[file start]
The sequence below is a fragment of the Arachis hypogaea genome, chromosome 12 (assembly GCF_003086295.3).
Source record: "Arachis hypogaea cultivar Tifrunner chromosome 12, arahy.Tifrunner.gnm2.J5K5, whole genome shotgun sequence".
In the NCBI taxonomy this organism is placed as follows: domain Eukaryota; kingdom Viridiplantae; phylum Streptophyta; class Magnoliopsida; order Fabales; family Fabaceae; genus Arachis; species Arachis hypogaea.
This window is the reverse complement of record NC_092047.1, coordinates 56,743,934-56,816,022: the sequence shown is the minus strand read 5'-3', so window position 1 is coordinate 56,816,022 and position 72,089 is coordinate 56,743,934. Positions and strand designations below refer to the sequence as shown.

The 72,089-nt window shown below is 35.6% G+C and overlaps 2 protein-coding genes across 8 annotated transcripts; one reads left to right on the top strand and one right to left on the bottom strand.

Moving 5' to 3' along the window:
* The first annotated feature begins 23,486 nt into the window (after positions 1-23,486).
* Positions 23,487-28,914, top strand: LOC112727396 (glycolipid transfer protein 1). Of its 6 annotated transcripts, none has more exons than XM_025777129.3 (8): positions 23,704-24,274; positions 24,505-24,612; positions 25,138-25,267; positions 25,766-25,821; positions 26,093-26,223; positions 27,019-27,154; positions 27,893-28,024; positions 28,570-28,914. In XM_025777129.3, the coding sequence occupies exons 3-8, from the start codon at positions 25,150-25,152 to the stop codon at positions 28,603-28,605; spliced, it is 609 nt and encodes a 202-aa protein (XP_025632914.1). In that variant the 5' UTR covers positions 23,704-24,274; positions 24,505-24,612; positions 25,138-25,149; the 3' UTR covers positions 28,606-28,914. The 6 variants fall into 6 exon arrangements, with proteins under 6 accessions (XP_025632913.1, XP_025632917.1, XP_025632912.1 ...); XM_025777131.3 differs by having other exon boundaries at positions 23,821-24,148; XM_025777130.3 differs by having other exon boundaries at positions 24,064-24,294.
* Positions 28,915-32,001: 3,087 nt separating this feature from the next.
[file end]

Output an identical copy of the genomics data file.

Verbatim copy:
The sequence below is a fragment of the Arachis hypogaea genome, chromosome 12 (assembly GCF_003086295.3).
Source record: "Arachis hypogaea cultivar Tifrunner chromosome 12, arahy.Tifrunner.gnm2.J5K5, whole genome shotgun sequence".
In the NCBI taxonomy this organism is placed as follows: domain Eukaryota; kingdom Viridiplantae; phylum Streptophyta; class Magnoliopsida; order Fabales; family Fabaceae; genus Arachis; species Arachis hypogaea.
This window is the reverse complement of record NC_092047.1, coordinates 56,743,934-56,816,022: the sequence shown is the minus strand read 5'-3', so window position 1 is coordinate 56,816,022 and position 72,089 is coordinate 56,743,934. Positions and strand designations below refer to the sequence as shown.

The 72,089-nt window shown below is 35.6% G+C and overlaps 2 protein-coding genes across 8 annotated transcripts; one reads left to right on the top strand and one right to left on the bottom strand.

Moving 5' to 3' along the window:
* The first annotated feature begins 23,486 nt into the window (after positions 1-23,486).
* Positions 23,487-28,914, top strand: LOC112727396 (glycolipid transfer protein 1). Of its 6 annotated transcripts, none has more exons than XM_025777129.3 (8): positions 23,704-24,274; positions 24,505-24,612; positions 25,138-25,267; positions 25,766-25,821; positions 26,093-26,223; positions 27,019-27,154; positions 27,893-28,024; positions 28,570-28,914. In XM_025777129.3, the coding sequence occupies exons 3-8, from the start codon at positions 25,150-25,152 to the stop codon at positions 28,603-28,605; spliced, it is 609 nt and encodes a 202-aa protein (XP_025632914.1). In that variant the 5' UTR covers positions 23,704-24,274; positions 24,505-24,612; positions 25,138-25,149; the 3' UTR covers positions 28,606-28,914. The 6 variants fall into 6 exon arrangements, with proteins under 6 accessions (XP_025632913.1, XP_025632917.1, XP_025632912.1 ...); XM_025777131.3 differs by having other exon boundaries at positions 23,821-24,148; XM_025777130.3 differs by having other exon boundaries at positions 24,064-24,294.
* Positions 28,915-32,001: 3,087 nt separating this feature from the next.